Various Artists

Zodiac: Cosmic Sounds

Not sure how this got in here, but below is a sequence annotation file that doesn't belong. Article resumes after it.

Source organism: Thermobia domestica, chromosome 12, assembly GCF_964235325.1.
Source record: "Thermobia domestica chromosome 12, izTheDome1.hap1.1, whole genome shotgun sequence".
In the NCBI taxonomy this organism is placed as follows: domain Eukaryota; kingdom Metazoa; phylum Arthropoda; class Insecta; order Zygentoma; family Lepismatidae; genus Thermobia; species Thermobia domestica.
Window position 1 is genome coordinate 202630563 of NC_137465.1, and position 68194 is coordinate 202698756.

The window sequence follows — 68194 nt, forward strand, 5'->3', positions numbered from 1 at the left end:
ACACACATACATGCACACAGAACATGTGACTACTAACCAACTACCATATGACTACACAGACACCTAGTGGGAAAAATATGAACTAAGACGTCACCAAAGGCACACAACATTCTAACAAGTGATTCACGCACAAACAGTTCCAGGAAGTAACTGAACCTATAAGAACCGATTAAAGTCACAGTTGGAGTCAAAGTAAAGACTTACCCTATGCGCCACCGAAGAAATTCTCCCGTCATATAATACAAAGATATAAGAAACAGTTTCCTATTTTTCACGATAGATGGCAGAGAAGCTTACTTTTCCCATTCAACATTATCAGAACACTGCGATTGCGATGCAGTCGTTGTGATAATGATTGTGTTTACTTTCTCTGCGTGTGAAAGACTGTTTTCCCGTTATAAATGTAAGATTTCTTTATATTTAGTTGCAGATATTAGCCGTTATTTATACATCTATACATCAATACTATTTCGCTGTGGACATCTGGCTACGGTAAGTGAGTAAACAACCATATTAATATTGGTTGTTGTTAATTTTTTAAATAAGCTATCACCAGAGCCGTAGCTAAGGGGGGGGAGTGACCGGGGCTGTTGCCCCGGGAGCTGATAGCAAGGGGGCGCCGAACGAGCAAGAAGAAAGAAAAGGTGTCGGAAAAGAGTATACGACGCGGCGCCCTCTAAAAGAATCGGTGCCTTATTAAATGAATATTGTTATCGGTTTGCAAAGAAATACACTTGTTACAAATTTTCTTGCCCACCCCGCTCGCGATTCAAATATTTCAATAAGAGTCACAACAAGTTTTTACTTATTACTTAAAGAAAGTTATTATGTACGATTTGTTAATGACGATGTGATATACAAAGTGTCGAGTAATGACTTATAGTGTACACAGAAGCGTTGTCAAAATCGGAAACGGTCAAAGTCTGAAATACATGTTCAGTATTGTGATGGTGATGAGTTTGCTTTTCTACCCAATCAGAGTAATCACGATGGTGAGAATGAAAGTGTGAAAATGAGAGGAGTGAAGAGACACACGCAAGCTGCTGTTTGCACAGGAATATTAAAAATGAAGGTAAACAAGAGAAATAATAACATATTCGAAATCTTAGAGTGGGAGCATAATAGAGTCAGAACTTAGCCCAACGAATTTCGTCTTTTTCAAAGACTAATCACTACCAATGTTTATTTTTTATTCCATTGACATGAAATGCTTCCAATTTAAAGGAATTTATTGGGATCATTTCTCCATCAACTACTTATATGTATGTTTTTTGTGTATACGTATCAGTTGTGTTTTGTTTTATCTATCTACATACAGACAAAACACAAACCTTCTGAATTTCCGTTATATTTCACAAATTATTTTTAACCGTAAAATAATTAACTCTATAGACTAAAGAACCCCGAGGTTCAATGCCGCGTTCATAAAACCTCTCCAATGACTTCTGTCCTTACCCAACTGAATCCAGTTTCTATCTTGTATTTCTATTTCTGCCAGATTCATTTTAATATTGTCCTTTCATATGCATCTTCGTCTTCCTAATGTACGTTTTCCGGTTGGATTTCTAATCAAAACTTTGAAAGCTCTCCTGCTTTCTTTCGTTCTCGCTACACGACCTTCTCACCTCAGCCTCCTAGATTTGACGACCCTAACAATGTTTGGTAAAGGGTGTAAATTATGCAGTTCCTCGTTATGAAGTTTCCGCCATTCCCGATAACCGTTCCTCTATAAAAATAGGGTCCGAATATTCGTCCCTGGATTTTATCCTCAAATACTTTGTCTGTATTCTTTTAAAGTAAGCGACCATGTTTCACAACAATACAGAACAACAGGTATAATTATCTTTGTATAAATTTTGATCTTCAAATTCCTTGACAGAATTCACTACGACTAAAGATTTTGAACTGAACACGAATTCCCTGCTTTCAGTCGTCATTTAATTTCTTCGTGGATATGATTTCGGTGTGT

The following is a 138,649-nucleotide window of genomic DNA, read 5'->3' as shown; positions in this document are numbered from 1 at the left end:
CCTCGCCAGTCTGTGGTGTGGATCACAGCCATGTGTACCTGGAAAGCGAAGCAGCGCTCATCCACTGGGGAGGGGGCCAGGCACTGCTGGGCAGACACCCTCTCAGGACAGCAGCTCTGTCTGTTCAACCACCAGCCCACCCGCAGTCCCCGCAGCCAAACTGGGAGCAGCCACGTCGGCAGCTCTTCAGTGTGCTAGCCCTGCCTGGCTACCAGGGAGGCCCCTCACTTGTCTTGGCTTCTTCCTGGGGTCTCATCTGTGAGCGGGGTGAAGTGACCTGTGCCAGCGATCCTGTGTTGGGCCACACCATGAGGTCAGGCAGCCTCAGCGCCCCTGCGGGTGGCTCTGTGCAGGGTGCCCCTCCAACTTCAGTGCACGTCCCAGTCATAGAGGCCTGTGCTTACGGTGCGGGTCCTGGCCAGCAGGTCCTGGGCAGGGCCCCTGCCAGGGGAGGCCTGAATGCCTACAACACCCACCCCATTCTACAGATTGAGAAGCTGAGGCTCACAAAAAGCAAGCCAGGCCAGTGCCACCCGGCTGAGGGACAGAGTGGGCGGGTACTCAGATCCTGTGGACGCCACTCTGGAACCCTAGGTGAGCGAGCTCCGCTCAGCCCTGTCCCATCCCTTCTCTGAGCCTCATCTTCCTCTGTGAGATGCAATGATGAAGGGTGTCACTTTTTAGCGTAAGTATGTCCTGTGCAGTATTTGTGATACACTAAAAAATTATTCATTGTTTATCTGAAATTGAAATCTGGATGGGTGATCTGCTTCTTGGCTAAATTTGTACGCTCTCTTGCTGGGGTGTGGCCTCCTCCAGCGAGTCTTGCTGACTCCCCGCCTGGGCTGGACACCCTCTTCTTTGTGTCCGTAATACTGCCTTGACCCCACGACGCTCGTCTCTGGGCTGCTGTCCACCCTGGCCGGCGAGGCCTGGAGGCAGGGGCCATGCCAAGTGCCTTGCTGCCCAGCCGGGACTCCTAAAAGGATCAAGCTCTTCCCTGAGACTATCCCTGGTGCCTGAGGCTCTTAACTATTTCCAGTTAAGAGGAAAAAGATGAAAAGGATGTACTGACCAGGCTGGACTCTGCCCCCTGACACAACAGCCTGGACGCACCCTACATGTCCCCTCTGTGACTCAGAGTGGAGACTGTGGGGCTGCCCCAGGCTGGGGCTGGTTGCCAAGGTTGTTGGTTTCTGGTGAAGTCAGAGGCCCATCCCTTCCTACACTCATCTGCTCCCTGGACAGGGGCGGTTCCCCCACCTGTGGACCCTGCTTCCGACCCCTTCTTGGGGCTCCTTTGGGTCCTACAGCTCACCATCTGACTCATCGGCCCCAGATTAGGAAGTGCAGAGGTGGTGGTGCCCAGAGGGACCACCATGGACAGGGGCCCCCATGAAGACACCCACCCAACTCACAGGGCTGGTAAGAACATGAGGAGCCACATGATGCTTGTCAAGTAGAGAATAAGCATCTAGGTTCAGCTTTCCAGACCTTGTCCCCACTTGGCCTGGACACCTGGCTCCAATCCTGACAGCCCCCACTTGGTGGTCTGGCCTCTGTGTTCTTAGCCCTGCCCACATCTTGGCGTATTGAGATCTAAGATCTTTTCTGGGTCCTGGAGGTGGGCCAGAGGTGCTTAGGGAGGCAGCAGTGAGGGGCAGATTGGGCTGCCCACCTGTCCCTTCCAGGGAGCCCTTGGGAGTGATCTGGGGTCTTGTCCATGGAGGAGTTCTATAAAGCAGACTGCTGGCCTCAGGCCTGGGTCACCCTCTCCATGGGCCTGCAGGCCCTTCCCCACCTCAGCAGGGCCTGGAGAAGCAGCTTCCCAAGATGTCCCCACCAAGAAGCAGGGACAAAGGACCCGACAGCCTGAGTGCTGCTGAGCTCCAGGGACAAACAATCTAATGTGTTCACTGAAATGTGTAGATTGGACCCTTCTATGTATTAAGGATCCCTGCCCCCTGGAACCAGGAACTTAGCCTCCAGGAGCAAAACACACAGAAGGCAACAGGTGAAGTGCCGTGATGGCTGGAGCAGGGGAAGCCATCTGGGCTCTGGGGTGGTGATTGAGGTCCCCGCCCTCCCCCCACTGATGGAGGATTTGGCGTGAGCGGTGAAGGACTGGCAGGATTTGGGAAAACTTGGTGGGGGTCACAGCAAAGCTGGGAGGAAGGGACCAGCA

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The dozen signs of the Zodiac are ruminated upon during the pseudo-psychedelic Cosmic Sounds. This embarrassingly dated "concept" album was issued in late 1967 on Elektra Records . The recording -- replete with equally absurd cover art -- helped usher in the "age of Aquarius." Judging by the astrological psycho babble in these grooves, it may too have been the age of excess. But what should one expect from an album whose caveat reads "Must Be Played In The Dark"? Cosmic Sounds narrator Cyrus Faryar's other credits include proficiencies as a bouzouki player, bassist, guitarist, and sometimes vocalist for a plethora of diverse artists, namely Dave Guard & the Whiskeyhill Singers and the Modern Folk Quartet, as well as guest spots on albums by Mama Cass Elliot, Crosby, Stills & Nash, Buffalo Springfield, Fred Neil, and even the Firesign Theatre. Faryar animates Jacques Wilson's suitably antiquated '60s hippie prose, depicting the various characteristics unique to the 12 respective zodiac insignias. Backing Faryar's narration is a loosely corralled and completely unnamed aggregate of L.A. session all-stars and Wrecking Crew regulars: Carol Kaye (bass), Hal Blaine (drums), Bud Shank (bass flute), and Emil Richards (percussion) -- who often performs several different instruments during the same song. Along with some heavy-handed contributions from Moog synth guru Paul Beaver, the band churn out a series of non-descript ersatz rock melodies -- the likes of which might have been as incidental fodder for an episode of Dragnet or from any of the late-'60s hippie/biker flicks such as Psych-Out or Hells Angels on Wheels. The cinematic style comes via the talents of Juliard-trained pop composer/arranger/conductor Mort Garson -- who may be best remembered for his collaborations with Doris Day, Glen Campbell, Rod McKuen, and Mel Tormé. Pretensions aside, Cosmic Sounds is a definitive timepiece and nostalgic relic reflecting the heavy marketability in the so-called "counterculture" youth movement of the late '60s. Taken at face value, it righteously succeeds.

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